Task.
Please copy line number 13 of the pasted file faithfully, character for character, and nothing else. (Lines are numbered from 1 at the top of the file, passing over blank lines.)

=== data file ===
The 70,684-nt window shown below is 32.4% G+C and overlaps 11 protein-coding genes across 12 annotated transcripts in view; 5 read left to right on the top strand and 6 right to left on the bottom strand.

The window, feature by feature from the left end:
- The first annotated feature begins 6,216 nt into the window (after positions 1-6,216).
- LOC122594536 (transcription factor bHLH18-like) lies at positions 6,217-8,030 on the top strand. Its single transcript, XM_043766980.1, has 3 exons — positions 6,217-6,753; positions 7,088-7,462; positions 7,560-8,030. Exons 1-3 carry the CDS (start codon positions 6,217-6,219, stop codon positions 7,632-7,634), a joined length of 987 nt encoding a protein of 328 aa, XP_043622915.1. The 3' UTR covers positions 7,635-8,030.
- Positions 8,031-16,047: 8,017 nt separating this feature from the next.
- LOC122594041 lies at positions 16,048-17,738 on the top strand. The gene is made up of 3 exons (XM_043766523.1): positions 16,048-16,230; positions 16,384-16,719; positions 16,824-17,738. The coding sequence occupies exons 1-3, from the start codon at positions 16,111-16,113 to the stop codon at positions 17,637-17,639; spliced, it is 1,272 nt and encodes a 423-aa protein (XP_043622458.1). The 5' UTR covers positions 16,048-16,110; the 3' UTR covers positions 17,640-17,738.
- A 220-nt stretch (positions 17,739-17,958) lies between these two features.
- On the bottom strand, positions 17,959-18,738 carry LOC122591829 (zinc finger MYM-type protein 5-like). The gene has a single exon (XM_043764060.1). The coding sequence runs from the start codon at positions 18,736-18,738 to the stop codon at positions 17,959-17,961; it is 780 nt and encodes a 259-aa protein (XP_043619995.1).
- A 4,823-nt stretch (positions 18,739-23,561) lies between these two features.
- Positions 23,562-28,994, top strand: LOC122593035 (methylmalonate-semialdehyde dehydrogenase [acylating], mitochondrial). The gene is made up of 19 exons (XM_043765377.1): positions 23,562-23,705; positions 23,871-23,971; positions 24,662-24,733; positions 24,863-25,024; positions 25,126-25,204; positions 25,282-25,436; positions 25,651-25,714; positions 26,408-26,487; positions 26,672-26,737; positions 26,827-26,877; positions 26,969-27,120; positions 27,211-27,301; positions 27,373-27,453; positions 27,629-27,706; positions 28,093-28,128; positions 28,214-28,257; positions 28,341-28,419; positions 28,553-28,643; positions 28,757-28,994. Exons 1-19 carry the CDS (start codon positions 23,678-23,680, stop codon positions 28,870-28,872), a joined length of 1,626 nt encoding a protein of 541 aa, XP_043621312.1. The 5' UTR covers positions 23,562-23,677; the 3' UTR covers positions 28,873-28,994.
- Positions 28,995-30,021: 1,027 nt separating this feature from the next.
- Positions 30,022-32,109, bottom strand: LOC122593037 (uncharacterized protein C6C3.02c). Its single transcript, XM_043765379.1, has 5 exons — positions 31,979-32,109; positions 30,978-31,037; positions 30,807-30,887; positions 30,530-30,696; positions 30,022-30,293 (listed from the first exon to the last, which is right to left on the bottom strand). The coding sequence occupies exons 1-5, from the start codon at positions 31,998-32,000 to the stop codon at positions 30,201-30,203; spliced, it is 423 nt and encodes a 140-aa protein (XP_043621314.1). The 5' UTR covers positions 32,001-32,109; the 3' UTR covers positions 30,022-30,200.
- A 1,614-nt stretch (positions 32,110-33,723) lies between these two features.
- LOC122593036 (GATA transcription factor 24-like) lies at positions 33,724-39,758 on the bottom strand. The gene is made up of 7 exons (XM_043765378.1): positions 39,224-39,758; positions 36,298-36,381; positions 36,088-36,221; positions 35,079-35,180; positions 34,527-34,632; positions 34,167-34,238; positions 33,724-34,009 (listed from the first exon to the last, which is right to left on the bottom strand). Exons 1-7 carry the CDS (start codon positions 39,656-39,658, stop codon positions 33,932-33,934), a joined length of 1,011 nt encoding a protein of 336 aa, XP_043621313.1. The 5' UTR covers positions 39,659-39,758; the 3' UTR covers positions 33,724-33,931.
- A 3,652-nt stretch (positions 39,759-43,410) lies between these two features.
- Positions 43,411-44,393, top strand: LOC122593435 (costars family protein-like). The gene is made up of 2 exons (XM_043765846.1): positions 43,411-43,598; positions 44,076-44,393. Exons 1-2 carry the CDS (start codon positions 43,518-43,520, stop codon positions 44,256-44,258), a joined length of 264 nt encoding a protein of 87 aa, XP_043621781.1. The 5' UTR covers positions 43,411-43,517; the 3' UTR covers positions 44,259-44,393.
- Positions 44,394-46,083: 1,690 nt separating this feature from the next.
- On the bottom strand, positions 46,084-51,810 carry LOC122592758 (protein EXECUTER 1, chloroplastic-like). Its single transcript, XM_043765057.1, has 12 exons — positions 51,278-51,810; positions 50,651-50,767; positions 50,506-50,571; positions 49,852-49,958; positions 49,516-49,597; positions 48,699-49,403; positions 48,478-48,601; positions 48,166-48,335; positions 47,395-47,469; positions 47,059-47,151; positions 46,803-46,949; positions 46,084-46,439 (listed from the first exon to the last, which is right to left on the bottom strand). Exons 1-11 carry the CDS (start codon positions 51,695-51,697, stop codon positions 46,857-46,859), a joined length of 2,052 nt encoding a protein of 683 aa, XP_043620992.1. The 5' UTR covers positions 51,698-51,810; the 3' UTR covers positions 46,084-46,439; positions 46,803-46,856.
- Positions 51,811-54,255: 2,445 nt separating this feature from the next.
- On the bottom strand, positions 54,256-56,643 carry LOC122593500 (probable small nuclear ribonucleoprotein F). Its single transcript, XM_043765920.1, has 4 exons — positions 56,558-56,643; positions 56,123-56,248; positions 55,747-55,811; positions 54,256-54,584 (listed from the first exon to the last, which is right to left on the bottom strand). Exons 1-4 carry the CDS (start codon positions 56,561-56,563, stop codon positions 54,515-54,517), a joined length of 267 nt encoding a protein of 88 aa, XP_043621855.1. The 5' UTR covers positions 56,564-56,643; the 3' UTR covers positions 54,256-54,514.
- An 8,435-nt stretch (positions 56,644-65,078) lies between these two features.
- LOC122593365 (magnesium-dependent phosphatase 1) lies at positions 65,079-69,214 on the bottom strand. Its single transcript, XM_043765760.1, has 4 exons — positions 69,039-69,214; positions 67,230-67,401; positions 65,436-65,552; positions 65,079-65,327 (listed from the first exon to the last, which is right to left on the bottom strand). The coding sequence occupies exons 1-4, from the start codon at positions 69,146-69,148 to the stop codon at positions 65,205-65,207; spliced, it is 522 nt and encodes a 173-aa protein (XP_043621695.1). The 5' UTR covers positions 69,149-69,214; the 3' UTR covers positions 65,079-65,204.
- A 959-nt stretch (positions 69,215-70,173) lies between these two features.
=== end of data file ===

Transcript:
- A 1,614-nt stretch (positions 32,110-33,723) lies between these two features.